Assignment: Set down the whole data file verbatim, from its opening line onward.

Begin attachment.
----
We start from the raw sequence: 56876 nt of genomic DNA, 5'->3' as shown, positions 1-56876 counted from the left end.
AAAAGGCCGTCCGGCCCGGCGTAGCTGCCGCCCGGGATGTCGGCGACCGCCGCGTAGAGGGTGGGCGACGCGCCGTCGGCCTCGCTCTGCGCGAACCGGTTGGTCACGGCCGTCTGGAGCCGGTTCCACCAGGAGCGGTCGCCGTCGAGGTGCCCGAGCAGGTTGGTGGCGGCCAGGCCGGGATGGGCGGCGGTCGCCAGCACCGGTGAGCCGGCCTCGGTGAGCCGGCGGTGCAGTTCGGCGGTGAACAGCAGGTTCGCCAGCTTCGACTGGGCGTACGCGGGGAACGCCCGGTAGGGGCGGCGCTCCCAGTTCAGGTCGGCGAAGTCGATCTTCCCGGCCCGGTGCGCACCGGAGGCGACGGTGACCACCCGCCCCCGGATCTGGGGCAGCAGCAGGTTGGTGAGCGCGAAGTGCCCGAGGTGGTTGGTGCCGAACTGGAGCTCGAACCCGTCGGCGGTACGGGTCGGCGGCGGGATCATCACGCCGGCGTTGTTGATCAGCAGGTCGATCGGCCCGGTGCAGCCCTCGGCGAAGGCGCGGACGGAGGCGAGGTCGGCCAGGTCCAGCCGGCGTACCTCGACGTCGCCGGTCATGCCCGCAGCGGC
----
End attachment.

We start from the raw sequence: 56876 nt of genomic DNA, 5'->3' as shown, positions 1-56876 counted from the left end.
AAAAGGCCGTCCGGCCCGGCGTAGCTGCCGCCCGGGATGTCGGCGACCGCCGCGTAGAGGGTGGGCGACGCGCCGTCGGCCTCGCTCTGCGCGAACCGGTTGGTCACGGCCGTCTGGAGCCGGTTCCACCAGGAGCGGTCGCCGTCGAGGTGCCCGAGCAGGTTGGTGGCGGCCAGGCCGGGATGGGCGGCGGTCGCCAGCACCGGTGAGCCGGCCTCGGTGAGCCGGCGGTGCAGTTCGGCGGTGAACAGCAGGTTCGCCAGCTTCGACTGGGCGTACGCGGGGAACGCCCGGTAGGGGCGGCGCTCCCAGTTCAGGTCGGCGAAGTCGATCTTCCCGGCCCGGTGCGCACCGGAGGCGACGGTGACCACCCGCCCCCGGATCTGGGGCAGCAGCAGGTTGGTGAGCGCGAAGTGCCCGAGGTGGTTGGTGCCGAACTGGAGCTCGAACCCGTCGGCGGTACGGGTCGGCGGCGGGATCATCACGCCGGCGTTGTTGATCAGCAGGTCGATCGGCCCGGTGCAGCCCTCGGCGAAGGCGCGGACGGAGGCGAGGTCGGCCAGGTCCAGCCGGCGTACCTCGACGTCGCCGGTCATGCCCGCAGCGGC